Surveillance gear puts fear in judge

A juvenile court judge said he fears for his safety as well as the safety of his court after a member of the polygamous Kingston clan was spotted installing video surveillance equipment outside the Matheson Courthouse last week.

Third District Juvenile Judge Andrew Valdez said courthouse surveillance cameras spotted a car outside the judges’ secure parking lot at 3 a.m. Oct. 29. The video shows someone installing video surveillance equipment.

Police traced the license plate from the vehicle to a man tied to the Kingston clan in Huntington, Carbon County. The clan owns and operates the CW Mining Co. in Huntington.

Valdez said he is concerned for his family’s safety, as well as that of the actual court.

“I’m not saying I was the target,” Valdez said. “I’m just saying there is an investigation going on.”

Courthouse security was heightened after police learned of the security breach, Valdez said.

Salt Lake County Sheriff’s Sgt. Rosie Rivera said deputies are on site at the courthouse 24 hours a day, seven days a week, and cameras patrol every inch of the property.

Valdez talked about the surveillance Wednesday at a hearing for Heidi Mattingly, one of John Daniel Kingston’s polygamist wives.

During the hearing, the judge ruled Mattingly can move out of a domestic violence shelter into a home she recently purchased.

In late October, Valdez removed eight of Mattingly and Kingston’s children from the home and ordered Mattingly to live in a domestic violence shelter. Earlier this year, Valdez ruled that Kingston abused his children and that Mattingly failed to protect the children.

Mattingly also must not have contact with any member of the Kingston clan, including her parents and other polygamous wives of John Daniel Kingston.

Her parents were in the courtroom with approximately 20 other members of the clan Wednesday, and the judge ordered them to leave.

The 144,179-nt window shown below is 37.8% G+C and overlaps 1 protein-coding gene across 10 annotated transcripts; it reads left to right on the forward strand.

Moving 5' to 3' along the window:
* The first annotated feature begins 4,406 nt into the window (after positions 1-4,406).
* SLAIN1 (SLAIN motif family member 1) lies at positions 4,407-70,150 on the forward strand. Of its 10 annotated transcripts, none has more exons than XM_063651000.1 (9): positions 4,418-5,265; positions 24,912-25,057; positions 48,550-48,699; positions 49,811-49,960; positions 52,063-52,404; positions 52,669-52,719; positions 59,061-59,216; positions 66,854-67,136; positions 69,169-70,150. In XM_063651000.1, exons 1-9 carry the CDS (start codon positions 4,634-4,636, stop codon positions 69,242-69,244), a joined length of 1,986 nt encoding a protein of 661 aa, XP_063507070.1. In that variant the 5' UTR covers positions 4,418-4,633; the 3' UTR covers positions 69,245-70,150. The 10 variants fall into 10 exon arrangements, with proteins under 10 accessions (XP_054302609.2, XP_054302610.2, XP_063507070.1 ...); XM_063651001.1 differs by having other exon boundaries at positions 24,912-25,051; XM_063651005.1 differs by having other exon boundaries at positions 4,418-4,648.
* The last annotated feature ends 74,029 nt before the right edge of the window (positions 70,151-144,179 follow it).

The judicial order also bars Mattingly from working at her job at a clan-operated copy center. Mattingly said Wednesday she has no source of income and just wants to have her family back.

“It’s extremely, extremely hard,” Mattingly said. “I’ll be happy when I have my kids.”

In an article in The Salt Lake Tribune Monday, Mattingly said she made a down payment on her new house with $3,400 in child support money and $1,600 in savings.

But in previous court testimony, Mattingly said she did not have any savings. Mattingly changed her story Wednesday, saying much of the down payment came from donations after the newspaper article ran.

“There have been people from the larger community that have called me and offered support, and I really appreciate their help,” Mattingly said before Wednesday’s hearing.

Valdez ordered Mattingly to reveal the names of all those who donated the money used to purchase her home. In his earlier ruling, Valdez said Mattingly must live independently of the Kingstons, financially and socially.

In order to prove she is not violating the no-contact order, Mattingly must provide phone logs to the court.

“This is not an exercise in jumping through hoops and being superficial,” Valdez said. “We’re going to teach this new generation of Kingstons that abuse and violence are not acceptable.”

Mattingly will find out on Nov. 10 if the judge will allow eight of her children to live with her on a trial basis.

Her polygamous husband, Kingston, is scheduled to appear in court today to find out what his visitation rights will be.

We appreciate your support


Our website includes affiliate links, which means we get a small commission — at no additional cost to you — for each qualifying purpose. For instance, as an Amazon Associate Religion News Blog earns from qualifying purchases. That is one reason why we can provide this service free of charge.


(Listed if other than Religion News Blog)
Deseret Morning News, USA
Nov. 4, 2004
Leigh Dethman

More About This Subject

This post was last updated: Friday, November 22, 2013 at 1:47 PM, Central European Time (CET)